Tragedy in Sobriety
“The reward of suffering is experience.” Harry S. Truman
Sometimes I hear people in meetings say, “If I didn’t come to AA (or fill in the blank) I was going to die.” I’m not looking to be the bearer of bad news, but the number one cause of death is birth. Recovery is more a quality of life issue. We are all going to die, that’s one of the only things that is promised in life. Recovery avails us the ability to improve the quality of the time we have left. To live with purpose, dignity, and sometimes even a little grace.
Even the most disciplined spiritual practices will not provide us with a life devoid of tragedy. People we love will die, our hearts will be broken, and we will hurt people. People will hurt us; we will be betrayed, we may even betray others. We will make terribly poor choices at times, some of which can be life-altering.
The two Types of Tragedies
These crises are self-created. They may be from unresolved issues that are showing up in different forms of continuous reoccurring patterns. These patterns may be unhealthy dating, poor financial choices, broken relationships, or legal problems to name a few. All of these self-imposed tragedies can be overcome with help, maturity, willingness and a process of some sort.
These are the unavoidable aspects of life that can be devastating. The loss of a loved one, irreconcilable differences in a marriage, or illness. These will come out of nowhere at times and always be a test of faith.
True Tragedy and how it Affects our Life
Suffering is experienced the same whether it has been self-induced or not. Consider these the dawn on the “Dark Night of the Soul”. In this article entitled “A Dark Night of the Soul and the Discovery of Meaning,” Thomas Moore brilliantly describes the experience and its silver lining. He starts by describing it: “Anyone may go through a period of sadness or challenge that is so deep-seated and tenacious that it qualifies as a dark night of the soul. I reserve the expression ‘dark night of the soul’ for a dark mood that is truly life-shaking and touches the foundations of experience, the soul itself.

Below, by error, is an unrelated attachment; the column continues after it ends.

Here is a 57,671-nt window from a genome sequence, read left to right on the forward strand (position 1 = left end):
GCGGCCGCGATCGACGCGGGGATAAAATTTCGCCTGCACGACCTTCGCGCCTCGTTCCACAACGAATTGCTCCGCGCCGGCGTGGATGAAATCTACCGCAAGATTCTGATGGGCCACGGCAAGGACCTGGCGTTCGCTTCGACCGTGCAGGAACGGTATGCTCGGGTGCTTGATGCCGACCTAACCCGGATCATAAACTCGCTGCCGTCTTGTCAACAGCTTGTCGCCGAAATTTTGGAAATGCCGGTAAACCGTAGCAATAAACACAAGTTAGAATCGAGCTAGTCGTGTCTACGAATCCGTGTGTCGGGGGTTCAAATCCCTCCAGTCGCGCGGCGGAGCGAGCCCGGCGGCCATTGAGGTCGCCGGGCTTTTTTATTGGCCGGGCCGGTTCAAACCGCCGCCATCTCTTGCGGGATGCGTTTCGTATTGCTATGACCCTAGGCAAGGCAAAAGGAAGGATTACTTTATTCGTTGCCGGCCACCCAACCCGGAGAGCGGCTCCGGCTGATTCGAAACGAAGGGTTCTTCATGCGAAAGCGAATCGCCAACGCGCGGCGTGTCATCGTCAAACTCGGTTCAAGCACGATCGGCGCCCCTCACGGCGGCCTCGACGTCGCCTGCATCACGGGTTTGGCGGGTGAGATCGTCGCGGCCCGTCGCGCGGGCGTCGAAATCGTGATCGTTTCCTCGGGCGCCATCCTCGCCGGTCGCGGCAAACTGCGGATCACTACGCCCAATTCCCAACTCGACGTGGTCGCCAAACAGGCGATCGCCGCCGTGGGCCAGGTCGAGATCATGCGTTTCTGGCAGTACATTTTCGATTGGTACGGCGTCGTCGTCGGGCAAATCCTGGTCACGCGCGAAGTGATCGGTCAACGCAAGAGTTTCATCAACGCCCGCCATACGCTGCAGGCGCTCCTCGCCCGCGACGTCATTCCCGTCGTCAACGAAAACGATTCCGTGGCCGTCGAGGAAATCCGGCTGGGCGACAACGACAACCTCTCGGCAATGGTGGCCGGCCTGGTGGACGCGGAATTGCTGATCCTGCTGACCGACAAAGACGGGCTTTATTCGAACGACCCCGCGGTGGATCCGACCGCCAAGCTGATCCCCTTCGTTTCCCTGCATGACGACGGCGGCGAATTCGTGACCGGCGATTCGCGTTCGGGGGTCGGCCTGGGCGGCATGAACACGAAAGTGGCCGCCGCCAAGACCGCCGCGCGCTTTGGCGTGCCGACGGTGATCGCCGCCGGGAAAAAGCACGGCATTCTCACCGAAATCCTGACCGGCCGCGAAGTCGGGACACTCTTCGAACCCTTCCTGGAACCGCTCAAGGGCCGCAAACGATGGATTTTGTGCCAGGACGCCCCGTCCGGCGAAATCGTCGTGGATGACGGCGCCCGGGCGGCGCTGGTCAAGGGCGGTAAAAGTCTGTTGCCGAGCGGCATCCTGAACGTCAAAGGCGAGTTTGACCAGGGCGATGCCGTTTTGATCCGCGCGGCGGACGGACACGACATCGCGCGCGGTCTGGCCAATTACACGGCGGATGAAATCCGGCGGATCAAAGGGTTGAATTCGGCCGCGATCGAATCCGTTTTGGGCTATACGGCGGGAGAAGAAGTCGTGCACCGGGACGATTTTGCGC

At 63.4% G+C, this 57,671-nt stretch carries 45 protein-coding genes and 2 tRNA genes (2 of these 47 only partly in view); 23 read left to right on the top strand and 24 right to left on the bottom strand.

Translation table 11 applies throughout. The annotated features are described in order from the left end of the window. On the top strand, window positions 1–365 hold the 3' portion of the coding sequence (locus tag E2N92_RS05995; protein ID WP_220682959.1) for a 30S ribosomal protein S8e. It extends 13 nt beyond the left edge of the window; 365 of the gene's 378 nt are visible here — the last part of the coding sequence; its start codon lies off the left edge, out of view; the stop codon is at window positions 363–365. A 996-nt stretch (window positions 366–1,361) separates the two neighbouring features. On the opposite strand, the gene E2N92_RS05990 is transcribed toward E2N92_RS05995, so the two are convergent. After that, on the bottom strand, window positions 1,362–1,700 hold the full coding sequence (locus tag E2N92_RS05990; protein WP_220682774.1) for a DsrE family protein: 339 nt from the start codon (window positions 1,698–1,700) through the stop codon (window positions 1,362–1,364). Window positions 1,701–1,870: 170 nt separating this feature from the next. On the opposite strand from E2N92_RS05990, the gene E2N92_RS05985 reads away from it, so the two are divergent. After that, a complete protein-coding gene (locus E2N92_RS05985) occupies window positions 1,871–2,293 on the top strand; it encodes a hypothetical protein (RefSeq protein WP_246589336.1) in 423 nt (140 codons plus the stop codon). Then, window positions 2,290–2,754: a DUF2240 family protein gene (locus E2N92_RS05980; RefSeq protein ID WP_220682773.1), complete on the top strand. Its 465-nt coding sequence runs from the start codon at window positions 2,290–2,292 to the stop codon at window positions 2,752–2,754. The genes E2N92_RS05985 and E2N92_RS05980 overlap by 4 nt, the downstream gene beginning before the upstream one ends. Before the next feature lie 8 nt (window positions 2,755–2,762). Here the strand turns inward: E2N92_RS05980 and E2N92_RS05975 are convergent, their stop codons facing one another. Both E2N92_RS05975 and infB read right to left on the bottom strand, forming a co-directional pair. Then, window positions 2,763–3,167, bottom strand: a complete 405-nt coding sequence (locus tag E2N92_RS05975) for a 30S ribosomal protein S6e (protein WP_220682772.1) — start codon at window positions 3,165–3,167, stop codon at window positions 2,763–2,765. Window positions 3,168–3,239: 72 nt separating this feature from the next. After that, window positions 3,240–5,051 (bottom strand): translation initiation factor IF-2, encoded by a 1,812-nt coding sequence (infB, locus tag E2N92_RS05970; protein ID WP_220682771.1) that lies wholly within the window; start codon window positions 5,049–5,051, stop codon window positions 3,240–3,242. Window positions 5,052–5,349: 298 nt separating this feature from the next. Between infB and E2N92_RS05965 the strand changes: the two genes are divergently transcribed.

I have had several, from being arrested in recovery, being diagnosed with heart disease after suffering two heart attacks in a week at age 35 and losing over a decade of sobriety. I have gone through the hellacious pit in my stomach betrayals and heartbreaks and losing an organ in early recovery this time around last year. We all go through it, some more than others.
The Illusion of Security
As hard as my life has been, I know that it’s been like playing in the sandbox compared to others. It comes to us all. Pain is pain; there is no point in comparing. To summarize the old Asian proverb says, “A man’s toothache is a greater tragedy to him than one hundred thousand deaths across the world.”
I fell prey to the idea of spiritual materialism at these times in my life. “Spiritual materialism is the belief that a certain temporary state of mind is a refuge from suffering.” Basically the idea that because I do good things only good things will happen to me. Don’t fall for this; it’s not true. Life still shows up, there are practices that we can do to become better people. Life will still happen on life’s terms, and it’s up to us on how we deal with it.
The question isn’t if we will suffer tragedies, that’s a part of life in or out of recovery. The question is how do we deal with tragedy in recovery? Now that we have the types of tragedies down, we can address how to deal with them in the next blog.